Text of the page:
In Defense of the Guru, Part 1

Arthur's picture

Average: 5 (1 vote)


We hear that every act of a realized being is a teaching. Then what about these Guru controversies? The confusion arises if we regard the personality and body to be the Guru. The Guru Tattva (Guru Principle) latches onto a person for life. The human side of the Guru is never the Guru even though the Guru Tattva can radiate through each and every action like an iron statue that is red hot. The form of the statue: fingers, toes, snot, etc.
are all red but it is heat that is the real Guru.

If someone is truly a Sadguru then he is truly a non-doer. When a drop of water falls into the ocean, do we blame that drop for tidal waves, whirlpools, etc.? And if a Sadguru is an Avatar then he was the ocean to begin with.

Arjuna regarded Krishna as being something of an ordinary person until he saw His Universal Form.

The ways of the Sadguru are mysterious. Upasani Baba said:

"The invisible actions of a Satpurusha [Realized Being, Sat Guru] are seen transformed in some physical gross external actions which may look apparently good or bad; what will be their result cannot be understood by anybody; one thing is certain that they are all meant for the good of the world."

"Whatever happens near about a Satpurusha is never bad, never wrong; from the worldly point of view it appears to be so; but really it is not like that. The wheels of the sugarcane crusher always move in the opposite directions; but their opposite action gives us the sweet sugarcane juice. You have to lower a pail in a well and raise it up again, these two opposite actions give you water. The pairs of opposite are thus essential."

"Wherever lies a Satpurusha who has attained the full state of a Bemara, whether anybody approaches him or not, he always works for the good of the world in accordance with the will of the Almighty; nobody knows how and what he does; his work is always invisible--in an unrevealed state."

"In short, whether good or bad, all actions done by the Satpurusha always lead to good results--and they do those actions for the good of the world; they never act to please anybody; they never act in a way that he should be appreciated or thanked; many a time they actually behave as opposed to the canons of the world."

"The state of the Satpurusha exactly resembles the original invisible, i.e. remains unaffected by anything at all times. Just as the original invisible, the state of Sat, remains unaffected by the evolution of the world and the subsequent affairs and actions within it, in the same way, the Satpurusha remains unaffected by anything that approaches him, may it be virtuous or vicious, good or bad, beautiful or ugly, etc. For the time being it appears as if the Satpurusha is affected by them; but the moment the person and the circumstances and the actions caused by them at his hands are over, he becomes what he was or is, meaning that he remains unaffected by them. That is why I gave the simile of the river: during the rainy season, it appears as if the river is affected, but the moment the rains are over, the river reverts to its normal size, shape and behaviour."

"To a Satpurusha, both the animate and inanimate look alike, i.e. without any attributes whatever; and he enjoys that attributeless, original eternal through the whole creation."

Meher Baba said: "Perfect Masters are free of sanskaras: they have no impressions. As such, there cannot be room for actions of their own: their life is one of inaction but made active because of the prevailing environmental circumstances. Actions of Perfect Masters are prompted by the environmental atmosphere prevailing."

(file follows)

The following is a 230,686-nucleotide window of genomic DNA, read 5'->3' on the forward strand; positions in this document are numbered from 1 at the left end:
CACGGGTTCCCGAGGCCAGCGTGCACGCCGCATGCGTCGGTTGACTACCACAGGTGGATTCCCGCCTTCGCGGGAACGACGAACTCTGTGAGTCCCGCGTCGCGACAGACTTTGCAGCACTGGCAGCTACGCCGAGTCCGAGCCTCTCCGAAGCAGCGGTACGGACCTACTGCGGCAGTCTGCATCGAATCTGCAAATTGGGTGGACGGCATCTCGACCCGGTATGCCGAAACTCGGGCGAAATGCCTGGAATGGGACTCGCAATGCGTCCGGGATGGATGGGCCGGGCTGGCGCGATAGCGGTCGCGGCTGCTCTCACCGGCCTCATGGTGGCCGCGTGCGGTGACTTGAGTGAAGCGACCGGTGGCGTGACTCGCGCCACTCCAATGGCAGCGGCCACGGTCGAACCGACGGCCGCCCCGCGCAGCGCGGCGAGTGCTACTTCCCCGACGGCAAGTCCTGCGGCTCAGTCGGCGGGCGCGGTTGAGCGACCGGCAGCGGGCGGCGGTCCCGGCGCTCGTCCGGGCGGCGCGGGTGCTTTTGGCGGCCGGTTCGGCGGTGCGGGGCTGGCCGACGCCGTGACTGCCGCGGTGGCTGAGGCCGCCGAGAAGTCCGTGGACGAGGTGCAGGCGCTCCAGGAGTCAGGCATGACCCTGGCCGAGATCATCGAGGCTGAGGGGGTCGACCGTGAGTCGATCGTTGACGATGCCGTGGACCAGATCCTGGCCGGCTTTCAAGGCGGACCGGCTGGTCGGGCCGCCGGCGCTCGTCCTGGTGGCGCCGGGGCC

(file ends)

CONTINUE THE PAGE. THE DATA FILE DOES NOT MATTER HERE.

From I AM THAT by Nisargadatta Maharaj, pages 272-273:

Questioner: How do I find a Guru whom I can trust?

Maharaj: Your own heart will tell you. There is no difficulty in finding a Guru, because the Guru is in search of you. The Guru is always ready; you are not ready. You have to be ready to learn; or you may meet your Guru and waste your chance by sheer inattentiveness and obstinacy. Take my example; there was nothing in me of much promise, but when I met my Guru, I listened, trusted and obeyed.

Q: Must I not examine the teacher before I put myself entirely into his hands?

M: By all means examine! But what can you find out? Only as he appears to you on your own level.

Q: I shall watch whether he is consistent, whether there is harmony between his life and his teaching.

M: You may find plenty of disharmony--so what? It proves nothing. Only motives matter. How will you know his motives?

Q: I should at least expect him to be a man of self-control who lives a righteous life.

M: Such you will find many--and of no use to you. A Guru can show the way back home, to your real self. What has this to do with the character, or temperament of the person he appears to be? Does he not clearly tell you that he is not the person? The only way you can judge is by the change in yourself when you are in his company. If you feel more at peace and happy, if you understand yourself with more than usual clarity and depth, it means you have met the right man. Take your time, but once you have made up your mind to trust him, trust him absolutely and follow every instruction fully and faithfully....Half-heartedness is a serious drawback and the cause of much sefl-created sorrow. The mistake is never the Guru's; it is always the obtuseness and cussedness of the disciple that is at fault.

Nisargadatta Maharaj also said, "One's freedom lies in being free to fulfill the need of the moment, to obey the necessity of the situation. Freedom to do what one likes is really bondage, while being free to do what one must, what is right, is real freedom."

Swami (Papa) Ramdas said, "We cannot understand saints from what they talk or do. We must know them only from what they are. Only God can know them."